AUG 02, 2017 10:32 AM PDT

Did Venus Ever Have Oceans?

Earth is a unique planet; not only does it support life, but it hosts vast liquid water oceans that cover two-thirds of its surface. These conditions are so elusive that we have yet to confirm a similar environment anywhere else in the solar system today.

Some scientists theorize that moons like Enceladus, Europa, and Titan could offer habitable conditions, but this has yet to be proven.

The inhabitability of other planets in the solar system besides Earth could have been considerably different in primordial times, and our blisteringly-hot ‘sister’ planet, Venus, is no exception.

Today, Venus is so hot that liquid oceans can't exist there. On the other hand, it may not have always been that way.

Image Credit: GooKingSword/Pixabay

In a new study appearing in the Journal of Geophysical Research: Planets, planetary scientists found that Venus could have had favorable conditions for harboring a surface ocean at some point in its distant past.

They used computer models as the basis of their study. Using their knowledge about planet formation, they simulated a primordial Venusian environment and tinkered with its parameters to find out if oceans were possible. Surprisingly, it could have been.

If Venus had just the right amount of cloud cover, along with the right amounts of carbon dioxide and water vapor in the atmosphere, then these qualities could have kept primordial Venus cool enough to harbor a liquid ocean.

Also read: Could you hear somebody talk on Venus?

Oceans don’t exist on Venus today because the surface is entirely too hot. The long 116-day rotation rate means solar radiation strikes regions of the planet’s surface for extended periods of time. Moreover, the high volume of carbon dioxide in the atmosphere creates a greenhouse effect, trapping heat and warming the entire planet.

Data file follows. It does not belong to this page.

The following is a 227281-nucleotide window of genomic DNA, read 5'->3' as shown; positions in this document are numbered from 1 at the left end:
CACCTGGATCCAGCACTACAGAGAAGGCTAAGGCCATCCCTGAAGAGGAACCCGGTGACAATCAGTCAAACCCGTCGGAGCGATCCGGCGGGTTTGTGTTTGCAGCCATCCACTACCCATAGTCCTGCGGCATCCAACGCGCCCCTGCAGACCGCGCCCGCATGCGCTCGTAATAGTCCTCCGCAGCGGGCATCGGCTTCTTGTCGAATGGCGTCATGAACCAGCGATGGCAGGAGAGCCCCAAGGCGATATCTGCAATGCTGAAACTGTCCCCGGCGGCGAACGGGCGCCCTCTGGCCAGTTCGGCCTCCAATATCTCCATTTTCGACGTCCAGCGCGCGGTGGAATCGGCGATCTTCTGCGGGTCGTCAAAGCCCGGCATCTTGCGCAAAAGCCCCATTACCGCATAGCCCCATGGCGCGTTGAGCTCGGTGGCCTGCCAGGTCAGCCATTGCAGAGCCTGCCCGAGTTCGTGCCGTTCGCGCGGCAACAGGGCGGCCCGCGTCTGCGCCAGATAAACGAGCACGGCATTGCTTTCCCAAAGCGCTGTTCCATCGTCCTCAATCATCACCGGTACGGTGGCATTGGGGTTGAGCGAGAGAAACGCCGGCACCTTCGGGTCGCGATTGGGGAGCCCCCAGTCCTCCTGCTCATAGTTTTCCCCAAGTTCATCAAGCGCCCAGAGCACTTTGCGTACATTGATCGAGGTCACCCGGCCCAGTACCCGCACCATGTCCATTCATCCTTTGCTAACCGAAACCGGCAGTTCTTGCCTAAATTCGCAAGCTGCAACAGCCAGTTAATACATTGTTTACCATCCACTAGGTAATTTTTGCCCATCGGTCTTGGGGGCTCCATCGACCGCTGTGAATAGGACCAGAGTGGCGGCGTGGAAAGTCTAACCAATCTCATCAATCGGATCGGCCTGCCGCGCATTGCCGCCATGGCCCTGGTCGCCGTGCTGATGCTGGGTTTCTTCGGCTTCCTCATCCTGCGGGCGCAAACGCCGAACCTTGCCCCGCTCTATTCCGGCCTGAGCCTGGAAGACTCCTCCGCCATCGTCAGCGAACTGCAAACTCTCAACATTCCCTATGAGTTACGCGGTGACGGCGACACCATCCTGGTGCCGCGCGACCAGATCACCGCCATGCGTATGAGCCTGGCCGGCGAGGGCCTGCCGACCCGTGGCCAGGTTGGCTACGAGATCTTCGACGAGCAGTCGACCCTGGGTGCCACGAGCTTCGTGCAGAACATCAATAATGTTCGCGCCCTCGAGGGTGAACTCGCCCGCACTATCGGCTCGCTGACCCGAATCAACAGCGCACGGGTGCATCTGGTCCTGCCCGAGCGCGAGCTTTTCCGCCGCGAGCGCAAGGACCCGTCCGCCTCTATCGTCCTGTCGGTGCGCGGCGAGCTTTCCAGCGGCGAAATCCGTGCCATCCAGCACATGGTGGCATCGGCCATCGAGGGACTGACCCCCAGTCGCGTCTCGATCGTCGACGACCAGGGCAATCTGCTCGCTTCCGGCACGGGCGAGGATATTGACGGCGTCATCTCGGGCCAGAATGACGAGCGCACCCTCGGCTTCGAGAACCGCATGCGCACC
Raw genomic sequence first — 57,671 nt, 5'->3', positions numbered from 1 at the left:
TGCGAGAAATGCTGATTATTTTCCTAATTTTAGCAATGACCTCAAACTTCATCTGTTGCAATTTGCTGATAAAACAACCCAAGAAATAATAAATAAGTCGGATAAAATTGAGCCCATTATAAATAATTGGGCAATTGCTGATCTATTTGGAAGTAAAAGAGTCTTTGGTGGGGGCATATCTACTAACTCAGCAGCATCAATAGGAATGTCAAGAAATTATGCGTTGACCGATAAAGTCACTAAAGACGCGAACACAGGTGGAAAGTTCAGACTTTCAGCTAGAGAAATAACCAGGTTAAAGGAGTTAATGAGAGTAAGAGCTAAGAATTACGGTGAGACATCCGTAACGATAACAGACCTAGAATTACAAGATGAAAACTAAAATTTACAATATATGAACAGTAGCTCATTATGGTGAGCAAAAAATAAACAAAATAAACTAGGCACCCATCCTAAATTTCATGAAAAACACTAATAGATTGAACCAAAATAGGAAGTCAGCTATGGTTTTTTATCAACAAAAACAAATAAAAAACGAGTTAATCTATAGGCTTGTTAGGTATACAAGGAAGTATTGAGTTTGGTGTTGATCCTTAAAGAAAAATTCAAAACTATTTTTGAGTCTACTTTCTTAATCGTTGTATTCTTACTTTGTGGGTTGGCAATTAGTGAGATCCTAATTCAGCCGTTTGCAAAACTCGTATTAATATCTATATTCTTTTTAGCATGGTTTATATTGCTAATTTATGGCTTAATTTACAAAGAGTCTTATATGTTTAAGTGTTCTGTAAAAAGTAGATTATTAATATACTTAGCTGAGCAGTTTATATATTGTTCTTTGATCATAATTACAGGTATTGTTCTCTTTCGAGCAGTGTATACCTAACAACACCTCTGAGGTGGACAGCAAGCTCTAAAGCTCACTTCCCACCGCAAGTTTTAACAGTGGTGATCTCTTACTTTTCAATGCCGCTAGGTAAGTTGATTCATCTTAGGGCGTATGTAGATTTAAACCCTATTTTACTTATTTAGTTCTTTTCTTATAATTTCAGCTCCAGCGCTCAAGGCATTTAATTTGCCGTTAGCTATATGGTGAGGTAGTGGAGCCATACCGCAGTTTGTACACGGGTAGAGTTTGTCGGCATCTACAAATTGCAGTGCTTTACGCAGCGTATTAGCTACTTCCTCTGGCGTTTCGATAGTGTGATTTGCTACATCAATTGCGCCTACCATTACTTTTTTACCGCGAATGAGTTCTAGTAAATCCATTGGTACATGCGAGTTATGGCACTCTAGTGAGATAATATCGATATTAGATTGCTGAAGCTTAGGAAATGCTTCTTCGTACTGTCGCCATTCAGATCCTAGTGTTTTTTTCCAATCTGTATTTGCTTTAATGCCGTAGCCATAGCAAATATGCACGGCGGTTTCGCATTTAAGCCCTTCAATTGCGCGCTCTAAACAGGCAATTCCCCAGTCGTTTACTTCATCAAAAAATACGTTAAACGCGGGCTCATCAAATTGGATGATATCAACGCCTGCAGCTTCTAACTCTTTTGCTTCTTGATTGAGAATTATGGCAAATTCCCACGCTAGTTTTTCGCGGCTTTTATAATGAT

Temperatures on Venus push 864º Fahrenheit, but the computer model simulations revealed that a previously-cloudy Venus with just the right atmospheric mix could have sustained much cooler temperatures of around 59º Fahrenheit after planet formation.

At these temperatures, liquid water oceans wouldn’t be out of the question, which has implications for Venus' habitability before things started heating up.

Related: Venus was probably habitable at one time or another

The study doesn’t prove that Venus ever did have surface oceans nor that the planet was once habitable, but it does reveal that such ideas are possible.

Unfortunately, Venus’ environment is so hostile that landers and probes are destroyed by the elements there rather quickly, so exploring the planet is a tricky task. Collecting hard evidence and doing anything besides theorizing will rather difficult to do until we can overcome this obstacle.

Perhaps future advancements in space exploration technology could change that, but for now, it’s nothing but a guessing game.

Source: Phys.org

About the Author
  • Fascinated by scientific discoveries and media, Anthony found his way here at LabRoots, where he would be able to dabble in the two. Anthony is a technology junkie that has vast experience in computer systems and automobile mechanics, as opposite as those sound.
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